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  1. #1
    Adriana2015 is offline Newbie
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    Slang phrase 'Jammed Up' as an adjective

    Hello - I am trying to understand the meaning of the slang word 'jammed up' in the following sentence:

    Apologies for missing the baptism. I am just jammed up here. I have to go back to hospital to be there for my mother.

  2. #2
    Mrfatso is offline Member
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    Re: Slang phrase 'Jammed Up' as an adjective

    Not A Teacher

    'Jammed up' here means too busy to do anything else

    Apologies for missing the baptism.I am just too busy up here. I have to go back to hospital to be there for my mother.

  3. #3
    Tdol is offline Editor, UsingEnglish.com
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    Re: Slang phrase 'Jammed Up' as an adjective

    The person has so many things going on that they cannot do them all, so they had to sacrifice going to the baptism in order to visit their mother.

  4. #4
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    Skrej is offline Key Member
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    Re: Slang phrase 'Jammed Up' as an adjective

    It's an indirect reference to a log jam - where logs being harvested for timber are floated down river to the sawmill.

    Occasionally, instead of all floating downriver in the same direction, some will get turned around or caught on something, causing a pile (jam) that prevents the logs behind them from flowing downriver.

    In this case, instead of logs jamming up, it's the failure to complete one activity that has created a jam of his other intended activities.
    Last edited by Skrej; 21-Sep-2015 at 20:26. Reason: typo :(

  5. #5
    ESL Team is offline Newbie
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    Re: Slang phrase 'Jammed Up' as an adjective

    Maybe this will help you understand the meaning of jam better.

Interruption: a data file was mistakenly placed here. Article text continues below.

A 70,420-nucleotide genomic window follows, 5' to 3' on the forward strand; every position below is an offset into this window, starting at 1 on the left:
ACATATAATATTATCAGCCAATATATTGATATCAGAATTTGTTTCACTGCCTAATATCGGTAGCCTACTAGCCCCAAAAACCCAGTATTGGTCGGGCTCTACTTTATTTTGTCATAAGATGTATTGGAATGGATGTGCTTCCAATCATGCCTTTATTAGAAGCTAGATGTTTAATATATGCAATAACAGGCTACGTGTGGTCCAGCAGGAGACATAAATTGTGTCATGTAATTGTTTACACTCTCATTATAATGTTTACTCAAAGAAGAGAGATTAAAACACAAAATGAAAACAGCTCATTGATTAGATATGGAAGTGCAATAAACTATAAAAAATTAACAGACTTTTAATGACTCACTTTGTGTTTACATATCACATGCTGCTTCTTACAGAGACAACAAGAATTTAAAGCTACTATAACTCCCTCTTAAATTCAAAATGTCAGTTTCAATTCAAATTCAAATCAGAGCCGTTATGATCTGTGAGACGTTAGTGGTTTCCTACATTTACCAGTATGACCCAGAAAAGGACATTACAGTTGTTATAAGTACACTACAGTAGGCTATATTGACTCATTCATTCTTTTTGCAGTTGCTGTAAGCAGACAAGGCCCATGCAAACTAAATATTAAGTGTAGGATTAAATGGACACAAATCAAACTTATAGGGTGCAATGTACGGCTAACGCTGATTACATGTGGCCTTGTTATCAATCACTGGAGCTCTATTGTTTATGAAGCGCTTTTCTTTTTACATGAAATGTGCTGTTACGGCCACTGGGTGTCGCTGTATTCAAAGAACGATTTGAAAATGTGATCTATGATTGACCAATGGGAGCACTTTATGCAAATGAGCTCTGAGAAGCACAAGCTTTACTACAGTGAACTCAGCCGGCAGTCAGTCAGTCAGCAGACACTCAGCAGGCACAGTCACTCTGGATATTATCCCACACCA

Another similar term we hear sometimes is 'to be in a jam'.
    It is related to the idea of being jammed up.
    To be in a jam means to be in a difficult position or situation.
    It can be about money, trouble, relationships, time or other things.
    Think about a traffic jam, a time jam, to be in a jam and being jammed up as having some related meanings.
    I hope that Helps ~ Luke
    Last edited by Rover_KE; 01-Mar-2016 at 09:48.

  6. #6
    Rover_KE is offline Moderator
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    Re: Slang phrase 'Jammed Up' as an adjective

    Welcome to the forum.
    Quote Originally Posted by ESL Team View Post
    Maybe this will help you understand the meaning of 'jam' better.
    Another similar term we hear sometimes is 'to be in a jam'.
    It is related to the idea of being jammed up.
    'To be in a jam' means to be in a difficult position or situation.
    It can be about money, trouble, relationships, time or other things.
    Think about a traffic jam, a time jam, to be in a jam and being jammed up as having some related meanings.
    I hope that helps.
    Luke
    Please note my corrections to your post.

  7. #7
    Charlie Bernstein's Avatar
    Charlie Bernstein is offline VIP Member
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    Re: Slang phrase 'Jammed Up' as an adjective

    Other similar expressions include:

    - swamped
    - slammed
    - plowed under
    - under the gun
    - down to the wire
    I'm not a teacher. I speak American English. I've tutored writing at the University of Southern Maine and have done a good deal of copy editing and writing, occasionally for publication.

  8. #8
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    Re: Slang phrase 'Jammed Up' as an adjective

    I've never heard "plowed under" (which in BrE would be "ploughed under") but we use "snowed under".
    Remember - if you don't use correct capitalisation, punctuation and spacing, anything you write will be incorrect.

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